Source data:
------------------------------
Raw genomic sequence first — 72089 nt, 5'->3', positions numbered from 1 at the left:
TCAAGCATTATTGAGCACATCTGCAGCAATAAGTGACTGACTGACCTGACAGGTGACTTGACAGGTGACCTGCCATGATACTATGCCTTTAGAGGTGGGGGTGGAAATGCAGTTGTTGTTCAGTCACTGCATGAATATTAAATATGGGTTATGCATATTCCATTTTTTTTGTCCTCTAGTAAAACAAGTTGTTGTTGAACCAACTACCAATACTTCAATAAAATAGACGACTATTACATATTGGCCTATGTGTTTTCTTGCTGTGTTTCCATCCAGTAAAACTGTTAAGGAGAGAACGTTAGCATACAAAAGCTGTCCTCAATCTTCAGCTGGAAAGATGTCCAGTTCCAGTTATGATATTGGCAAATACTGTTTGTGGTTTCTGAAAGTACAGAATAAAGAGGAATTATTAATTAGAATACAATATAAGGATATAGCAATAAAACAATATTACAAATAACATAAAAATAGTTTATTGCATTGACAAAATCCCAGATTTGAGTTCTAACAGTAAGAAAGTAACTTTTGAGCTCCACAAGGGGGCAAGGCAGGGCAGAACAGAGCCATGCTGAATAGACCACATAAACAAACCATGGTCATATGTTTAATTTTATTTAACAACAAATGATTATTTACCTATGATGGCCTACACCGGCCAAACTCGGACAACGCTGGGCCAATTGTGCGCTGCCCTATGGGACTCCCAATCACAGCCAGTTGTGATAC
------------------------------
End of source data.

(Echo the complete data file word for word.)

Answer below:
Raw genomic sequence first — 72089 nt, 5'->3', positions numbered from 1 at the left:
TCAAGCATTATTGAGCACATCTGCAGCAATAAGTGACTGACTGACCTGACAGGTGACTTGACAGGTGACCTGCCATGATACTATGCCTTTAGAGGTGGGGGTGGAAATGCAGTTGTTGTTCAGTCACTGCATGAATATTAAATATGGGTTATGCATATTCCATTTTTTTTGTCCTCTAGTAAAACAAGTTGTTGTTGAACCAACTACCAATACTTCAATAAAATAGACGACTATTACATATTGGCCTATGTGTTTTCTTGCTGTGTTTCCATCCAGTAAAACTGTTAAGGAGAGAACGTTAGCATACAAAAGCTGTCCTCAATCTTCAGCTGGAAAGATGTCCAGTTCCAGTTATGATATTGGCAAATACTGTTTGTGGTTTCTGAAAGTACAGAATAAAGAGGAATTATTAATTAGAATACAATATAAGGATATAGCAATAAAACAATATTACAAATAACATAAAAATAGTTTATTGCATTGACAAAATCCCAGATTTGAGTTCTAACAGTAAGAAAGTAACTTTTGAGCTCCACAAGGGGGCAAGGCAGGGCAGAACAGAGCCATGCTGAATAGACCACATAAACAAACCATGGTCATATGTTTAATTTTATTTAACAACAAATGATTATTTACCTATGATGGCCTACACCGGCCAAACTCGGACAACGCTGGGCCAATTGTGCGCTGCCCTATGGGACTCCCAATCACAGCCAGTTGTGATAC